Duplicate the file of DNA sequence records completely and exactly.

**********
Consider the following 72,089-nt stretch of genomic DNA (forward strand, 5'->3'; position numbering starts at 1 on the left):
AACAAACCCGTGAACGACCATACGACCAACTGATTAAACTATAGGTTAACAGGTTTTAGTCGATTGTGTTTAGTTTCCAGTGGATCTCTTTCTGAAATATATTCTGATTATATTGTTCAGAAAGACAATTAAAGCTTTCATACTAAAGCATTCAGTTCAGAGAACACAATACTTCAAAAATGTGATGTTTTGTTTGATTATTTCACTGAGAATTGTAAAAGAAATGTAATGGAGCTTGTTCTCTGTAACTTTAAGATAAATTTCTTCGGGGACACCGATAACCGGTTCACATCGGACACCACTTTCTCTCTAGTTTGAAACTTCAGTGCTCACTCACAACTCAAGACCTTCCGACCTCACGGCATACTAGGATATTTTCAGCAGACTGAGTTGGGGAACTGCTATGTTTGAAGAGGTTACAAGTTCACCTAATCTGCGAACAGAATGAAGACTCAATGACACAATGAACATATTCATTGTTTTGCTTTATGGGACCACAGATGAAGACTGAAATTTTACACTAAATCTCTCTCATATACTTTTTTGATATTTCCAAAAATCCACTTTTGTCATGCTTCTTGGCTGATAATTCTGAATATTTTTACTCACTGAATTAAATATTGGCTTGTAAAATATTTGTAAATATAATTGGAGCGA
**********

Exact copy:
Consider the following 72,089-nt stretch of genomic DNA (forward strand, 5'->3'; position numbering starts at 1 on the left):
AACAAACCCGTGAACGACCATACGACCAACTGATTAAACTATAGGTTAACAGGTTTTAGTCGATTGTGTTTAGTTTCCAGTGGATCTCTTTCTGAAATATATTCTGATTATATTGTTCAGAAAGACAATTAAAGCTTTCATACTAAAGCATTCAGTTCAGAGAACACAATACTTCAAAAATGTGATGTTTTGTTTGATTATTTCACTGAGAATTGTAAAAGAAATGTAATGGAGCTTGTTCTCTGTAACTTTAAGATAAATTTCTTCGGGGACACCGATAACCGGTTCACATCGGACACCACTTTCTCTCTAGTTTGAAACTTCAGTGCTCACTCACAACTCAAGACCTTCCGACCTCACGGCATACTAGGATATTTTCAGCAGACTGAGTTGGGGAACTGCTATGTTTGAAGAGGTTACAAGTTCACCTAATCTGCGAACAGAATGAAGACTCAATGACACAATGAACATATTCATTGTTTTGCTTTATGGGACCACAGATGAAGACTGAAATTTTACACTAAATCTCTCTCATATACTTTTTTGATATTTCCAAAAATCCACTTTTGTCATGCTTCTTGGCTGATAATTCTGAATATTTTTACTCACTGAATTAAATATTGGCTTGTAAAATATTTGTAAATATAATTGGAGCGA